Thoughts from an indoctrinated graduate on Rick Santorum and higher education

Liz Lefebvre| comments | Print this pagePrint | Email this pageShare
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My grandfather passed away before I was born, but I’ve come to know him over time through his favorite phrases and sayings that my mom now repeats. One that she quotes most often is: "Education is something no one can take away from you."

Born in 1906 and orphaned at the age of 4, it took my grandfather until he was nearly twenty years old to complete high school. His college education was interrupted by both the Great Depression and the deaths of his siblings, but he ended up earning his B.S. from Marquette University in 1938 and went on to teach biology, chemistry, and history in the Milwaukee public school system.

My grandfather valued his education as a way to make smart decisions about life, something he placed such importance on that he used his education to give others in his community access to the same knowledge. It's in this context that I heard Rick Santorum’s recent comments that President Obama is a “snob” because “he wants everyone to go to college.” (The president isn’t trying to mandate college education – he’s just interested in making it more affordable, and thus an option for more Americans who would choose it.)

More people than ever are attending college and earning degrees, recognizing that having a college degree is the best path forward to career advancement and financial security. At the same time, for many people in our country, a college education is an unattainable, unaffordable part of the American dream, and student loan debt threatens to cause another financial crisis.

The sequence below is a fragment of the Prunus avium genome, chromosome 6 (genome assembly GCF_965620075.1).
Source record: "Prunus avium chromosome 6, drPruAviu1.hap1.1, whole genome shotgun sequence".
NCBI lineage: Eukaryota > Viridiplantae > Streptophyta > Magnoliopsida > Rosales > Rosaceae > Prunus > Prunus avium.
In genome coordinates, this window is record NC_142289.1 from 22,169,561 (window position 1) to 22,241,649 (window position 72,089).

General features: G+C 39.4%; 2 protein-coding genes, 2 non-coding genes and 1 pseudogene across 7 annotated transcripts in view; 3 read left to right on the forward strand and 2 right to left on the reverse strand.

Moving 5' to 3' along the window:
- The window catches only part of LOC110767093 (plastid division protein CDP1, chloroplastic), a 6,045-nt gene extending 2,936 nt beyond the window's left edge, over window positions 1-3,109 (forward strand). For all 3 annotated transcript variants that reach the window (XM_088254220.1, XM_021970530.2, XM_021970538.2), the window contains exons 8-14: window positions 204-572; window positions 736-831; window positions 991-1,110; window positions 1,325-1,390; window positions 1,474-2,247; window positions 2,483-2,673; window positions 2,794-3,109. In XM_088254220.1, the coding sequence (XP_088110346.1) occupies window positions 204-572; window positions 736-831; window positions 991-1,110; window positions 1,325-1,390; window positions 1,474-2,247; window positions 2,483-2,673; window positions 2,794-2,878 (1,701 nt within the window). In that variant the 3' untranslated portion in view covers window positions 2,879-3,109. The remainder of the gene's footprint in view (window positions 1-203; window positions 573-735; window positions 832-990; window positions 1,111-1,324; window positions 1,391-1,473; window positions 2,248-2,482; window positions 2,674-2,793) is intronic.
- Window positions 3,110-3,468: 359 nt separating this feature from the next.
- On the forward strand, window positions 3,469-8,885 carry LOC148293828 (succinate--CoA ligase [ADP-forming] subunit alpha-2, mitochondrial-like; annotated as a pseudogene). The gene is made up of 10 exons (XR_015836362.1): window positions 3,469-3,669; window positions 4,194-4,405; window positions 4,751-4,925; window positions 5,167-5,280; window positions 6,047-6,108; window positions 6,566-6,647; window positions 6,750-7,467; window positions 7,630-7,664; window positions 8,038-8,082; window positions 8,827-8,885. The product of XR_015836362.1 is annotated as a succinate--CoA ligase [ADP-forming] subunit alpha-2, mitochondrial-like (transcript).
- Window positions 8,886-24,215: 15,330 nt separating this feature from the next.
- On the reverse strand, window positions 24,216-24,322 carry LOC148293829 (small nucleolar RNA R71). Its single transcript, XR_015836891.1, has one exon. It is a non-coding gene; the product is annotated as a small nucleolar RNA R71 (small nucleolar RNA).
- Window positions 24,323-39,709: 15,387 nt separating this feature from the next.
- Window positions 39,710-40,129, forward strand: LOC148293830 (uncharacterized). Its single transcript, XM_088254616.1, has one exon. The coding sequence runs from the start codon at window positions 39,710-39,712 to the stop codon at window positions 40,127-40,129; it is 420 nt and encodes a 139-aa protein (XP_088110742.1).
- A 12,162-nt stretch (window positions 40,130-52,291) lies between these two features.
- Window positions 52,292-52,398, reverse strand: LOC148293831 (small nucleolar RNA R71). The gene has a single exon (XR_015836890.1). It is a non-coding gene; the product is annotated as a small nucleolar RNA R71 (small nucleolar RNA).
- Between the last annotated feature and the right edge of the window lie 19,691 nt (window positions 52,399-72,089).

Santorum—who, with an undergraduate degree, an MBA, and a law degree, holds more degrees than President Obama—also referred to the harmful “indoctrination” that occurs at the university level. (I assume he isn’t considering skills like engineering, computer science, medical science, or trade skills that are taught at our nation’s colleges and universities.)

I thought I’d share a few things that I got indoctrinated with during the four years I spent attaining a liberal arts degree at a (by no means politically or socially liberal) Catholic university:

  • How to think critically about large scale concepts and how to soundly reason arguments
  • How to engage in respectful debate with people who don’t share my views
  • How important my responsibility is to serve and improve my local and global community

Does Santorum really believe that teaching people these principles will harm our country? It seems that the much bigger threat would be to keep people out of college. If higher education was more widely available, would people consider it to be an ugly mark of the wealthy elite?

No one can take your education away from you—provided you are able recieve it in the first place.

Be sure to check out Admission impossible: Preferential option for the poor at Catholic colleges from our February 2012 issue of U.S. Catholic.